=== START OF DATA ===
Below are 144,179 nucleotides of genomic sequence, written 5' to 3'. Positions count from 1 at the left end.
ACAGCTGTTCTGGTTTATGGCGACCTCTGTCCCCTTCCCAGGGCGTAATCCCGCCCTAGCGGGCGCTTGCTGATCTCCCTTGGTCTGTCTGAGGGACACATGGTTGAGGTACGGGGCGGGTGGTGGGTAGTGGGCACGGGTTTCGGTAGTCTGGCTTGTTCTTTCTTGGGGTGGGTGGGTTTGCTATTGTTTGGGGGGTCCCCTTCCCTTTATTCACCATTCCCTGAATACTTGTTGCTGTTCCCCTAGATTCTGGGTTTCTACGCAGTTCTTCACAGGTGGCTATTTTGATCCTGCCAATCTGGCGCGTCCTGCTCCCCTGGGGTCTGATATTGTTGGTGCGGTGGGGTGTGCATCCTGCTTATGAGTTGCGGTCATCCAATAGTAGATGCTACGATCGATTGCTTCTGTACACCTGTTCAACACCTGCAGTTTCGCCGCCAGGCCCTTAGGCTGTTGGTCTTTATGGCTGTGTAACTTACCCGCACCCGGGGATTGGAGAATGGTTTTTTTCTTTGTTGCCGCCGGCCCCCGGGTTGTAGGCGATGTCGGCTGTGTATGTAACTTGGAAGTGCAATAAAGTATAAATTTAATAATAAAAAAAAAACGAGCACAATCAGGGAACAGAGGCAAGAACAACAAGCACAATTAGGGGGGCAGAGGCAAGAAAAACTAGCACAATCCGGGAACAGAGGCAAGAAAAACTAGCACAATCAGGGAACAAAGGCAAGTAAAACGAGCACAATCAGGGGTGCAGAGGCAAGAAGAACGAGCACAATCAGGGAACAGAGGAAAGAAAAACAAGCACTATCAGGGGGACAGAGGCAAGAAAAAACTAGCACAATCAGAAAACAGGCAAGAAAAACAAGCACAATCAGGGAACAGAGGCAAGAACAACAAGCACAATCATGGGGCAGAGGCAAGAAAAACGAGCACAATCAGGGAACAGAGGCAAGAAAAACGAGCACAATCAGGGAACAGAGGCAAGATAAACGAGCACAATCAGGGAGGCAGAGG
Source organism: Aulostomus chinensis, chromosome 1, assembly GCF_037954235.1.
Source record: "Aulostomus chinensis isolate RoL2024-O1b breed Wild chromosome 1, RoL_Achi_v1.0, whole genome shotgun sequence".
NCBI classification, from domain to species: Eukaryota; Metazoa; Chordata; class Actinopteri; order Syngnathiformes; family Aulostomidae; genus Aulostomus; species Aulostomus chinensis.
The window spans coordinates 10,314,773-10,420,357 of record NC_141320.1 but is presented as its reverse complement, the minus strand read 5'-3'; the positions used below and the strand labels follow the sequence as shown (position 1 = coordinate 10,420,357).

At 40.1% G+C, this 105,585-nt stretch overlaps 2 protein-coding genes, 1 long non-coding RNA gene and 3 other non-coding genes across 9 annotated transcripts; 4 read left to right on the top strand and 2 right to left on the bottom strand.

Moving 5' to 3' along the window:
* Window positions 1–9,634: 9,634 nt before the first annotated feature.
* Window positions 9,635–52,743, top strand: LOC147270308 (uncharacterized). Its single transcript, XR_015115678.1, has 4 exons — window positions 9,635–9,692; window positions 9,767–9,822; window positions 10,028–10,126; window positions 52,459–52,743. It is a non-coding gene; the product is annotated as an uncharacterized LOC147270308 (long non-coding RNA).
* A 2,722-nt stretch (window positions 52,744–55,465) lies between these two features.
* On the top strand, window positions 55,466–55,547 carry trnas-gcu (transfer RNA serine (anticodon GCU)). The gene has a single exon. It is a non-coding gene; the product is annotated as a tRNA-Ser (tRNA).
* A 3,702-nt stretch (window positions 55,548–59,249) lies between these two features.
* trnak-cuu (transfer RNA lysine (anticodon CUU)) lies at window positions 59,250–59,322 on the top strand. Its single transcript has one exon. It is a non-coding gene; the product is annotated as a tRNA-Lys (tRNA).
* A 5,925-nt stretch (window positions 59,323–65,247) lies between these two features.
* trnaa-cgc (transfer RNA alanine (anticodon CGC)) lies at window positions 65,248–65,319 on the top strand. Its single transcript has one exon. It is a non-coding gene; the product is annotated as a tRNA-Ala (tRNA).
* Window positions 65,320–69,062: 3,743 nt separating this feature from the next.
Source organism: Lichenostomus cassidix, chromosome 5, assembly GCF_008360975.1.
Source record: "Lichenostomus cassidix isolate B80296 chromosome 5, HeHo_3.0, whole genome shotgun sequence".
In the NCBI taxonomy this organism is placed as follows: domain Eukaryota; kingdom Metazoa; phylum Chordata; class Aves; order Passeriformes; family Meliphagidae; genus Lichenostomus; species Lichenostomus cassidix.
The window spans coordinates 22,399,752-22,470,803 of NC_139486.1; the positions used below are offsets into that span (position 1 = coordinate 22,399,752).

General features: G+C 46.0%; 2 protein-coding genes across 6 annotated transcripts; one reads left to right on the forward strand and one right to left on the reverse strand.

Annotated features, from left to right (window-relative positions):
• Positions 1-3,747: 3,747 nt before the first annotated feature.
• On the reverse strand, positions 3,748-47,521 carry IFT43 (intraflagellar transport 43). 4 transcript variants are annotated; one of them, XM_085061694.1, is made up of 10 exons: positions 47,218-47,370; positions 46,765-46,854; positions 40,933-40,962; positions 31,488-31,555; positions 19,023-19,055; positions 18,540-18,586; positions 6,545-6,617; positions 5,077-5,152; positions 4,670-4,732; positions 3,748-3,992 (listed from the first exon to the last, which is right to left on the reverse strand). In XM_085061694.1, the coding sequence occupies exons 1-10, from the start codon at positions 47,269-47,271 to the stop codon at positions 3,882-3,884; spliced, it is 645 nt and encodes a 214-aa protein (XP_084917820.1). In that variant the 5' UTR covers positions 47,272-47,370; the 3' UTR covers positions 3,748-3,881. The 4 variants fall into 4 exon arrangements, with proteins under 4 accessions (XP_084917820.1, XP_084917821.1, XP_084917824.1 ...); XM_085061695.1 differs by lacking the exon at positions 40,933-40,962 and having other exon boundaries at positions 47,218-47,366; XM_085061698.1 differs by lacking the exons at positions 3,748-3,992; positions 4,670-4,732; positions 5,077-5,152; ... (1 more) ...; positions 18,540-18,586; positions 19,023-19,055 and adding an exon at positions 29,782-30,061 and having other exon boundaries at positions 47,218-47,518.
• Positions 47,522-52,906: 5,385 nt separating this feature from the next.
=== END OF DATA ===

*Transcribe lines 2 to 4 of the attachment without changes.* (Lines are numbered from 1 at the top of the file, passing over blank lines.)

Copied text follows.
ACAGCTGTTCTGGTTTATGGCGACCTCTGTCCCCTTCCCAGGGCGTAATCCCGCCCTAGCGGGCGCTTGCTGATCTCCCTTGGTCTGTCTGAGGGACACATGGTTGAGGTACGGGGCGGGTGGTGGGTAGTGGGCACGGGTTTCGGTAGTCTGGCTTGTTCTTTCTTGGGGTGGGTGGGTTTGCTATTGTTTGGGGGGTCCCCTTCCCTTTATTCACCATTCCCTGAATACTTGTTGCTGTTCCCCTAGATTCTGGGTTTCTACGCAGTTCTTCACAGGTGGCTATTTTGATCCTGCCAATCTGGCGCGTCCTGCTCCCCTGGGGTCTGATATTGTTGGTGCGGTGGGGTGTGCATCCTGCTTATGAGTTGCGGTCATCCAATAGTAGATGCTACGATCGATTGCTTCTGTACACCTGTTCAACACCTGCAGTTTCGCCGCCAGGCCCTTAGGCTGTTGGTCTTTATGGCTGTGTAACTTACCCGCACCCGGGGATTGGAGAATGGTTTTTTTCTTTGTTGCCGCCGGCCCCCGGGTTGTAGGCGATGTCGGCTGTGTATGTAACTTGGAAGTGCAATAAAGTATAAATTTAATAATAAAAAAAAAACGAGCACAATCAGGGAACAGAGGCAAGAACAACAAGCACAATTAGGGGGGCAGAGGCAAGAAAAACTAGCACAATCCGGGAACAGAGGCAAGAAAAACTAGCACAATCAGGGAACAAAGGCAAGTAAAACGAGCACAATCAGGGGTGCAGAGGCAAGAAGAACGAGCACAATCAGGGAACAGAGGAAAGAAAAACAAGCACTATCAGGGGGACAGAGGCAAGAAAAAACTAGCACAATCAGAAAACAGGCAAGAAAAACAAGCACAATCAGGGAACAGAGGCAAGAACAACAAGCACAATCATGGGGCAGAGGCAAGAAAAACGAGCACAATCAGGGAACAGAGGCAAGAAAAACGAGCACAATCAGGGAACAGAGGCAAGATAAACGAGCACAATCAGGGAGGCAGAGG
Source organism: Aulostomus chinensis, chromosome 1, assembly GCF_037954235.1.
Source record: "Aulostomus chinensis isolate RoL2024-O1b breed Wild chromosome 1, RoL_Achi_v1.0, whole genome shotgun sequence".